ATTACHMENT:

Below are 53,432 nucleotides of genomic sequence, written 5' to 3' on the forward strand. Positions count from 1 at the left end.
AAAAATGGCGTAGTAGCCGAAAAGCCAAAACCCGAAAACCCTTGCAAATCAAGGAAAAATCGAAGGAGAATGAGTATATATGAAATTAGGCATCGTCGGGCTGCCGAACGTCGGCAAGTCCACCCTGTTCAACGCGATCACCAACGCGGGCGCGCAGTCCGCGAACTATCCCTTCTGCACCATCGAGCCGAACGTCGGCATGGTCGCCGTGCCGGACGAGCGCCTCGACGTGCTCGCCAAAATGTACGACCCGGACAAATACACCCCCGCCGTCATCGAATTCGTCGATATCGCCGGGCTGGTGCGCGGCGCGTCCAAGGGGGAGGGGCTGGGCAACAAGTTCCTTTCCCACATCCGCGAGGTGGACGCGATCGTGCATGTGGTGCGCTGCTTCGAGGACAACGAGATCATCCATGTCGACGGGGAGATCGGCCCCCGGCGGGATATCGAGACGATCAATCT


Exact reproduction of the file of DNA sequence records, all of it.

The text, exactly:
Below are 53,432 nucleotides of genomic sequence, written 5' to 3' on the forward strand. Positions count from 1 at the left end.
AAAAATGGCGTAGTAGCCGAAAAGCCAAAACCCGAAAACCCTTGCAAATCAAGGAAAAATCGAAGGAGAATGAGTATATATGAAATTAGGCATCGTCGGGCTGCCGAACGTCGGCAAGTCCACCCTGTTCAACGCGATCACCAACGCGGGCGCGCAGTCCGCGAACTATCCCTTCTGCACCATCGAGCCGAACGTCGGCATGGTCGCCGTGCCGGACGAGCGCCTCGACGTGCTCGCCAAAATGTACGACCCGGACAAATACACCCCCGCCGTCATCGAATTCGTCGATATCGCCGGGCTGGTGCGCGGCGCGTCCAAGGGGGAGGGGCTGGGCAACAAGTTCCTTTCCCACATCCGCGAGGTGGACGCGATCGTGCATGTGGTGCGCTGCTTCGAGGACAACGAGATCATCCATGTCGACGGGGAGATCGGCCCCCGGCGGGATATCGAGACGATCAATCT